So inspired am I by this that I’m going to try and implement it within my company. We do a mixture of web projects and IT infrastructure. You have touched on this by mentioning your tagging system but my main concern with this way of working is that you lose the categorised structure of the task lists if you work in weekly “sprinted” milestones, something I think that in a year or so when we look back might confuse us as to how we worked through the project in a methodical way (in stages).

Is this just the compromise when working like this or are the tags more powerful than I give them credit for?

Would there be any advantage in allowing more than one milestone per task list so you could add the weekly milestones in but keep the categorised layout? – or would this adversely affect other aspects of the project?

Thanks again for the article! So much useful content on here, making my job a lot easier (making me look good to my Directors) 🙂

Rich

Reply
Leanne King

Hi Shaun,

I’m not a 100% sure what you mean when you say product backlog. It sounds like task lists and tasks would better serve you but I’d need more information on what you’re trying to achieve?

Leanne

Reply
amey

great insight into sprinting with Teamwork Projects.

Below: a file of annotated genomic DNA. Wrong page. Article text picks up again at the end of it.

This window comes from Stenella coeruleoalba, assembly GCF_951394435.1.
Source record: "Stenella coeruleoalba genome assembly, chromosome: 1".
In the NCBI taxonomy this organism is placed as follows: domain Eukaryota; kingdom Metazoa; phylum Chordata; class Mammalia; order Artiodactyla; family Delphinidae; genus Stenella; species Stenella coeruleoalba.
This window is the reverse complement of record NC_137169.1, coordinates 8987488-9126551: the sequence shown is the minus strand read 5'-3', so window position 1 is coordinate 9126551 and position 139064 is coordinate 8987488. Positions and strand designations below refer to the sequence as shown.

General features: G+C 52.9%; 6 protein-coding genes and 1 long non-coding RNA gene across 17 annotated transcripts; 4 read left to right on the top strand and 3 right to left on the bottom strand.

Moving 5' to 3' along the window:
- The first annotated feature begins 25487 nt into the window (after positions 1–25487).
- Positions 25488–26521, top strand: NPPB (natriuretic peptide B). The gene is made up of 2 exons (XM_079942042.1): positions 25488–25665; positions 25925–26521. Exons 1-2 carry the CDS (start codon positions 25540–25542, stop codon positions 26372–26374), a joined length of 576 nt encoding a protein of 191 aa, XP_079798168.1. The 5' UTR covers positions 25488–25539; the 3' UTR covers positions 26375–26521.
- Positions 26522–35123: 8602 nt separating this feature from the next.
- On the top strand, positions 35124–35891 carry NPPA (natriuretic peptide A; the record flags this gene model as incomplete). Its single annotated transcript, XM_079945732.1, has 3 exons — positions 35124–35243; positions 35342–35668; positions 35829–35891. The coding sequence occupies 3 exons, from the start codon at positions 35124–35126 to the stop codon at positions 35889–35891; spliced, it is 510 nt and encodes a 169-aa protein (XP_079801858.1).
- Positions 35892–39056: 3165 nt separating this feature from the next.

I was trying to understand better one aspect in your workflow.
Do you maintain a task-list per sprint ?
Do you have N sprints as milestones ?
or
just a sprint-current and sprint-next as milestones ?

Reply
Leanne King

Hi Amey,

Thanks for reading and taking the time to comment.

For us, we use a task list per sprint 🙂

Hope this helps!

Leanne

Reply
Borja

Hello Leanne, very helpful article it really helped me setting up Teamwork for our agency 🙂

So, I’m trying to understand how you use task lists and milestones.

I assume that 1 Task-list = 1 Sprint = 1 Week of work

But, how do you use Milestones? I mean, are you using Milestone to group X number of sprints? Or is it just to put due dates, one milestone per week? Please let me know 🙂

Again, thanks for the help!

Regards.

Reply
Georgio Menezes

Hi,

I just started using teamwork and have been trying hard to customize teamwork to suit the agile methodologies. The above article has been very helpful in the process.

I wish there was a video to demonstrate it. It would really help out a lot of people who are trying to achieve the same.

It would be great if there was a way to generate graphs for the individual task list rather than the entire project. The reason behind this is I want to track tasks completed for that sprint/week.

Thanks

Reply
Leanne King

Hi Georgio,

Thanks for reading and taking the time to comment.

I’m glad the article was helpful:) I can suggest creating videos for this.

I’ll also share your suggestions with the development team here. I should point out that we will never be 100% agile as we do like the level of flexibility the app offers – it’s something our users love about Teamwork Projects.

Leanne

Reply
Ruby

Hi,

How do you manage features and user stories in team work? Currently we have backlog of features where each features has it’s own backlog of user stories. Then in each sprint, we place what user stories the team will be working on, then on each user stories, we have a list of tasks.